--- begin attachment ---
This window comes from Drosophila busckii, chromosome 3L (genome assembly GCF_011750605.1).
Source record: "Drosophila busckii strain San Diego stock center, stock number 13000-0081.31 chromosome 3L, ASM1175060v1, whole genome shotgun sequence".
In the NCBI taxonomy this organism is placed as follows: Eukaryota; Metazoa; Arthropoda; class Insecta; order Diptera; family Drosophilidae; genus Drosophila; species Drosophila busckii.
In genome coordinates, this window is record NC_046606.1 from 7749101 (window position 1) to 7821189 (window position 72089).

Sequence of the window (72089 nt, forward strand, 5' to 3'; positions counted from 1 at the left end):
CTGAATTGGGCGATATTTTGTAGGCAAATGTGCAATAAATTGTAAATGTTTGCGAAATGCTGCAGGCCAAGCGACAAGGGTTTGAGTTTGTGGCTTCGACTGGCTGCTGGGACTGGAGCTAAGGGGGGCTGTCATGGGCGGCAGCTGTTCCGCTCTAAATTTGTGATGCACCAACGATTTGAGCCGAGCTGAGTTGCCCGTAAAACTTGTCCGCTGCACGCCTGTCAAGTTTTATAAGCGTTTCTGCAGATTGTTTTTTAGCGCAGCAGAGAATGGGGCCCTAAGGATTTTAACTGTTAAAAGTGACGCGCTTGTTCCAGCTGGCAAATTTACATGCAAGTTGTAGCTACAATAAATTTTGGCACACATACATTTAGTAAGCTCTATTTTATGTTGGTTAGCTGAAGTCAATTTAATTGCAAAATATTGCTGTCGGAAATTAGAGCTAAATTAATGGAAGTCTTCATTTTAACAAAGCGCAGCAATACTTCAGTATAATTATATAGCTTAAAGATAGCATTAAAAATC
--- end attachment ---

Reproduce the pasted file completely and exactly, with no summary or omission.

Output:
This window comes from Drosophila busckii, chromosome 3L (genome assembly GCF_011750605.1).
Source record: "Drosophila busckii strain San Diego stock center, stock number 13000-0081.31 chromosome 3L, ASM1175060v1, whole genome shotgun sequence".
In the NCBI taxonomy this organism is placed as follows: Eukaryota; Metazoa; Arthropoda; class Insecta; order Diptera; family Drosophilidae; genus Drosophila; species Drosophila busckii.
In genome coordinates, this window is record NC_046606.1 from 7749101 (window position 1) to 7821189 (window position 72089).

Sequence of the window (72089 nt, forward strand, 5' to 3'; positions counted from 1 at the left end):
CTGAATTGGGCGATATTTTGTAGGCAAATGTGCAATAAATTGTAAATGTTTGCGAAATGCTGCAGGCCAAGCGACAAGGGTTTGAGTTTGTGGCTTCGACTGGCTGCTGGGACTGGAGCTAAGGGGGGCTGTCATGGGCGGCAGCTGTTCCGCTCTAAATTTGTGATGCACCAACGATTTGAGCCGAGCTGAGTTGCCCGTAAAACTTGTCCGCTGCACGCCTGTCAAGTTTTATAAGCGTTTCTGCAGATTGTTTTTTAGCGCAGCAGAGAATGGGGCCCTAAGGATTTTAACTGTTAAAAGTGACGCGCTTGTTCCAGCTGGCAAATTTACATGCAAGTTGTAGCTACAATAAATTTTGGCACACATACATTTAGTAAGCTCTATTTTATGTTGGTTAGCTGAAGTCAATTTAATTGCAAAATATTGCTGTCGGAAATTAGAGCTAAATTAATGGAAGTCTTCATTTTAACAAAGCGCAGCAATACTTCAGTATAATTATATAGCTTAAAGATAGCATTAAAAATC